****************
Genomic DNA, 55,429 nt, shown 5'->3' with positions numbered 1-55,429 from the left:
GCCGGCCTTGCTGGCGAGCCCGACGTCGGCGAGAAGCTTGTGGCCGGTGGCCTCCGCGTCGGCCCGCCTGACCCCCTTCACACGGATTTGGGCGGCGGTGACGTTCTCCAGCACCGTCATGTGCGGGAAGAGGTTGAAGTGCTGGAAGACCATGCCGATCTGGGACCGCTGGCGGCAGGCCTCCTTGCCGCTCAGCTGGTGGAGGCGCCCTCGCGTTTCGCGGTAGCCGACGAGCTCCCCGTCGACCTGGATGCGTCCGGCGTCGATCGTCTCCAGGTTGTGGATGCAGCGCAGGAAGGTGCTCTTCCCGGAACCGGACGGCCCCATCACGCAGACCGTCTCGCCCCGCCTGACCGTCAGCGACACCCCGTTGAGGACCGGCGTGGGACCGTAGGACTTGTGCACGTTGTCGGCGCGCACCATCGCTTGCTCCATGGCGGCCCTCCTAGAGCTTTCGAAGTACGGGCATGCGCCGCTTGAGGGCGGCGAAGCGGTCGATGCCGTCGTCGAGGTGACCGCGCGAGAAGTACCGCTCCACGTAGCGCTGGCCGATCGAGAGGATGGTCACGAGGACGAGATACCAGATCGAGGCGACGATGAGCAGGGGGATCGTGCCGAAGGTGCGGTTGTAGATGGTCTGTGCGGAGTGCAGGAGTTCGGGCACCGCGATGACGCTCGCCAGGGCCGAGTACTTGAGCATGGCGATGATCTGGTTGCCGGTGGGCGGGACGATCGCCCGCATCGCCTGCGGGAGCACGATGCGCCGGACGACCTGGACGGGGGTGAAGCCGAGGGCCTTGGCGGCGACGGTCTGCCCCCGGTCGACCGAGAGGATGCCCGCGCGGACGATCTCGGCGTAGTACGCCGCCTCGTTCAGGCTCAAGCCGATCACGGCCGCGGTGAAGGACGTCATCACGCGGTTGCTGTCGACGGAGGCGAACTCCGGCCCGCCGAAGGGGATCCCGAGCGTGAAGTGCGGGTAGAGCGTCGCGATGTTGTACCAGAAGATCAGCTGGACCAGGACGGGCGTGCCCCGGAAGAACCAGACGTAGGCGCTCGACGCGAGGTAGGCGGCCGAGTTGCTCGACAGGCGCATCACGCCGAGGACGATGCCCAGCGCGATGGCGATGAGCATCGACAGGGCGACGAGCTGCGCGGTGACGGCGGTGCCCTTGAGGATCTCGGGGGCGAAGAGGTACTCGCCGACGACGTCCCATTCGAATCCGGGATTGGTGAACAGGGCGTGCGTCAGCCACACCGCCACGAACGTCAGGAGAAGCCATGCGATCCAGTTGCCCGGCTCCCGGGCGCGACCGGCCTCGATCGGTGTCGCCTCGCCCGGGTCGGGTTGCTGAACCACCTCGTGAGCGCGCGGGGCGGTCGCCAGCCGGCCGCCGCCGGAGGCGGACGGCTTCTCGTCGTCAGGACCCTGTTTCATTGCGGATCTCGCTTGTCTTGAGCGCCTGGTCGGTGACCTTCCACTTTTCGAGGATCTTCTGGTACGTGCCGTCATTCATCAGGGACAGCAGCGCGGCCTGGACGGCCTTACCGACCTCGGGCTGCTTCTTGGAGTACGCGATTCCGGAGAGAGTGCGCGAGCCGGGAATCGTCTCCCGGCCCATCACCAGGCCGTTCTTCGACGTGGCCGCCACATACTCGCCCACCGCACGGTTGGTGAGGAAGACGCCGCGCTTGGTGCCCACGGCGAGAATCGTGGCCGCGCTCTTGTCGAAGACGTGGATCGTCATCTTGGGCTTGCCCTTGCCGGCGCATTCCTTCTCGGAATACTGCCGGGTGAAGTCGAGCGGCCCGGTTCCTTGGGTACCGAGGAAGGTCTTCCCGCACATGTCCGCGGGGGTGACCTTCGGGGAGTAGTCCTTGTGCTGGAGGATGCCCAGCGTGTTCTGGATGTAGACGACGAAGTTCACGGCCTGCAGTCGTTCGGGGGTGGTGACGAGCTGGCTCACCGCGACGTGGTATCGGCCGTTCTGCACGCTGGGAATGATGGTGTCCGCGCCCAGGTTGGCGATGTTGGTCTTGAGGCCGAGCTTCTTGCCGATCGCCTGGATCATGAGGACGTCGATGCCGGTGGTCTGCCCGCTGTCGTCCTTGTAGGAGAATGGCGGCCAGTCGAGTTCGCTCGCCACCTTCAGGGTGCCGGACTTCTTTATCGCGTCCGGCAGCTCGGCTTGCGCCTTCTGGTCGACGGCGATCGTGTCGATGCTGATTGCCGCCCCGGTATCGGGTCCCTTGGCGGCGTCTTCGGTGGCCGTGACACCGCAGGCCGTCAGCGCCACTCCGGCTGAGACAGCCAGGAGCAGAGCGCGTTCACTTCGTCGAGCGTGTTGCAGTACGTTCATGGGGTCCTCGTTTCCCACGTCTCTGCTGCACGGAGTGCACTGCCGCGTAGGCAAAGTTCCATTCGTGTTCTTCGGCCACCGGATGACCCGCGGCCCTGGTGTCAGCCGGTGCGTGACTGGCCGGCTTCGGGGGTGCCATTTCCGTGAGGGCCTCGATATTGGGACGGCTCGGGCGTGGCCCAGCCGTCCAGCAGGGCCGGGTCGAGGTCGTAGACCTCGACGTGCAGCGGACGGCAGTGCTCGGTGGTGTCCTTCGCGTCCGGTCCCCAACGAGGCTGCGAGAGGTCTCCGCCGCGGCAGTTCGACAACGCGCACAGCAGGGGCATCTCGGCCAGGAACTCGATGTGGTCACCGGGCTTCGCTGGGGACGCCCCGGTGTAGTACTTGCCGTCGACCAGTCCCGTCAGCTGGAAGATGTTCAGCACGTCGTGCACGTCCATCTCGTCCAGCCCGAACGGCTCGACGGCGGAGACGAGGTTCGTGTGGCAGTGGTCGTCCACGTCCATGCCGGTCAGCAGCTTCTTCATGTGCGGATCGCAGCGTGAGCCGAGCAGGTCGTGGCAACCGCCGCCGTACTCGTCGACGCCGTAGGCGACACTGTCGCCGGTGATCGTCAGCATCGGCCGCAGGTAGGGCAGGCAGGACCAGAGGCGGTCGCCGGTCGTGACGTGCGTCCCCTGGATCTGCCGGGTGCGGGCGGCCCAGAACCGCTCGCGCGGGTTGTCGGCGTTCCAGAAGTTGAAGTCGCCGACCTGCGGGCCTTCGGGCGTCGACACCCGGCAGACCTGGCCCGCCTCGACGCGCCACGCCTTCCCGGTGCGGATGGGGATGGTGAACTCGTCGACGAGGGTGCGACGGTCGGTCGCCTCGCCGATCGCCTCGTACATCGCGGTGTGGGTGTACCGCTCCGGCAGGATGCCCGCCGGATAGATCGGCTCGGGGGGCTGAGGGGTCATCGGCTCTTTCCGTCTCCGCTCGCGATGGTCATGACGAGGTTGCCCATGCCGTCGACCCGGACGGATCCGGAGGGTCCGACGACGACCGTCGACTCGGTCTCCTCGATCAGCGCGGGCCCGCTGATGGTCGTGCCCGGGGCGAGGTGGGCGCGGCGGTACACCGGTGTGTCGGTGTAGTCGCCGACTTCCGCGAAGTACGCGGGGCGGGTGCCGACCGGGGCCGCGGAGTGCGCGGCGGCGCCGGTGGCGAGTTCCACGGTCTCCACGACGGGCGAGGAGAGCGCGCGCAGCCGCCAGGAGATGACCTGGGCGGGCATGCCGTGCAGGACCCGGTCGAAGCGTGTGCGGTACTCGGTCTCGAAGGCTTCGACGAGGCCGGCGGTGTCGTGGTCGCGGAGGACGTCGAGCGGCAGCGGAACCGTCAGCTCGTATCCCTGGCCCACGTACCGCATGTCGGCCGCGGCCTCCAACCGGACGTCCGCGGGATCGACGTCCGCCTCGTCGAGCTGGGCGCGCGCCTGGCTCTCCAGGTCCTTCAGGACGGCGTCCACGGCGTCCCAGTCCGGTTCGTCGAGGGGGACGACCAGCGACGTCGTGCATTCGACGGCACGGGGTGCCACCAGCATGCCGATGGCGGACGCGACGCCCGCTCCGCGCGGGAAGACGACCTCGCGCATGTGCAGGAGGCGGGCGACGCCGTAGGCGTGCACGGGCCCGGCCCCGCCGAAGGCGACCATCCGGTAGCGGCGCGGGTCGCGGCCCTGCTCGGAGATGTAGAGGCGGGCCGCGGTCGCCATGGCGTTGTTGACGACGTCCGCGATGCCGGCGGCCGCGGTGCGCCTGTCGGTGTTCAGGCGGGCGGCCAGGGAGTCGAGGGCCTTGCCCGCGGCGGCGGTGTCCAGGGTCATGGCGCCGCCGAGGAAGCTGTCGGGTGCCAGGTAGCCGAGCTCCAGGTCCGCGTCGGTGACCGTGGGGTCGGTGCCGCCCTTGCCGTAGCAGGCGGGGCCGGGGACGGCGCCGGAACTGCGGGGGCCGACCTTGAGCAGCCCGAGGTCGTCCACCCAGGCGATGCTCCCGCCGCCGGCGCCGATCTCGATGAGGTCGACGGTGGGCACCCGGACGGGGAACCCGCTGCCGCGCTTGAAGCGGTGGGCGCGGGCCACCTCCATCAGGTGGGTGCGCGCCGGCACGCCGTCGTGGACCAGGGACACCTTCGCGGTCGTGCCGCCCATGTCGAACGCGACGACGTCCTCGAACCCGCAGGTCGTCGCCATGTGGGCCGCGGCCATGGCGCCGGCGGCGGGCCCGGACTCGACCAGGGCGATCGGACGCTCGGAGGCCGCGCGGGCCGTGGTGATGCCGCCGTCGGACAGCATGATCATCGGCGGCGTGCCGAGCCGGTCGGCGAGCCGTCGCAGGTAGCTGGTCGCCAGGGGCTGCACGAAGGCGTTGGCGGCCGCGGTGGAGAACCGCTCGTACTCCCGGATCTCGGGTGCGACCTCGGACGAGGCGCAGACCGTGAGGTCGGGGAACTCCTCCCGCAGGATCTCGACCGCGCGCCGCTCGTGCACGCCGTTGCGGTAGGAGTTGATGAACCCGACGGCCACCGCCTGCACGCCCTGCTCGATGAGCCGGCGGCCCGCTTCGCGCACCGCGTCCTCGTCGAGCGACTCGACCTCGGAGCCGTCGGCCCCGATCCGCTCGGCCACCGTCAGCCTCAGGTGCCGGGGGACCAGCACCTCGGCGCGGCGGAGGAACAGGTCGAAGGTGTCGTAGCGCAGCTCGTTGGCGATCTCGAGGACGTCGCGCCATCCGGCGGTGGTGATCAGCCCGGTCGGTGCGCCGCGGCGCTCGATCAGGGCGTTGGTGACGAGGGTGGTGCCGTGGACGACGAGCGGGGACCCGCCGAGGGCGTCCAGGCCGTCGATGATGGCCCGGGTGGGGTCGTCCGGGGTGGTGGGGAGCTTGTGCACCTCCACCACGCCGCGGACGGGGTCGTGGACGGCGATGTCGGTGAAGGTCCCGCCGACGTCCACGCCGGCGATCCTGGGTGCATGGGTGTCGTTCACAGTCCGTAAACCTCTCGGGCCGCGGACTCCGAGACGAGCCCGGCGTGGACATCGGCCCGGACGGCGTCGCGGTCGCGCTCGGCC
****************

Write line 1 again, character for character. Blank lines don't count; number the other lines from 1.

Genomic DNA, 55,429 nt, shown 5'->3' with positions numbered 1-55,429 from the left: